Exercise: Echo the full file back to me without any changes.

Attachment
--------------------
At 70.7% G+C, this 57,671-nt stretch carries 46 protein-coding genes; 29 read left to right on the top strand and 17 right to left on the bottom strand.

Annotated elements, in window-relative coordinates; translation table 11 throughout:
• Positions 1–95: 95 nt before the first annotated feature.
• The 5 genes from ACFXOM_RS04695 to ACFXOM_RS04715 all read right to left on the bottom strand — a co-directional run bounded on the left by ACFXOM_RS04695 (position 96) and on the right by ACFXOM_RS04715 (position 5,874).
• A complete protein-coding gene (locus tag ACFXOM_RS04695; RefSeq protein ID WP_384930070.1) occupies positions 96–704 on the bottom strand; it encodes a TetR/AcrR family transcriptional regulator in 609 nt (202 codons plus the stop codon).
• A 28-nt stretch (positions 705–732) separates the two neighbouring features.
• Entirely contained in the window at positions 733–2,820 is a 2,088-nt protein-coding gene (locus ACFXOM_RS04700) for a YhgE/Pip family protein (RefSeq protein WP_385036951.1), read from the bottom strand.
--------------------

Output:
At 70.7% G+C, this 57,671-nt stretch carries 46 protein-coding genes; 29 read left to right on the top strand and 17 right to left on the bottom strand.

Annotated elements, in window-relative coordinates; translation table 11 throughout:
• Positions 1–95: 95 nt before the first annotated feature.
• The 5 genes from ACFXOM_RS04695 to ACFXOM_RS04715 all read right to left on the bottom strand — a co-directional run bounded on the left by ACFXOM_RS04695 (position 96) and on the right by ACFXOM_RS04715 (position 5,874).
• A complete protein-coding gene (locus tag ACFXOM_RS04695; RefSeq protein ID WP_384930070.1) occupies positions 96–704 on the bottom strand; it encodes a TetR/AcrR family transcriptional regulator in 609 nt (202 codons plus the stop codon).
• A 28-nt stretch (positions 705–732) separates the two neighbouring features.
• Entirely contained in the window at positions 733–2,820 is a 2,088-nt protein-coding gene (locus ACFXOM_RS04700) for a YhgE/Pip family protein (RefSeq protein WP_385036951.1), read from the bottom strand.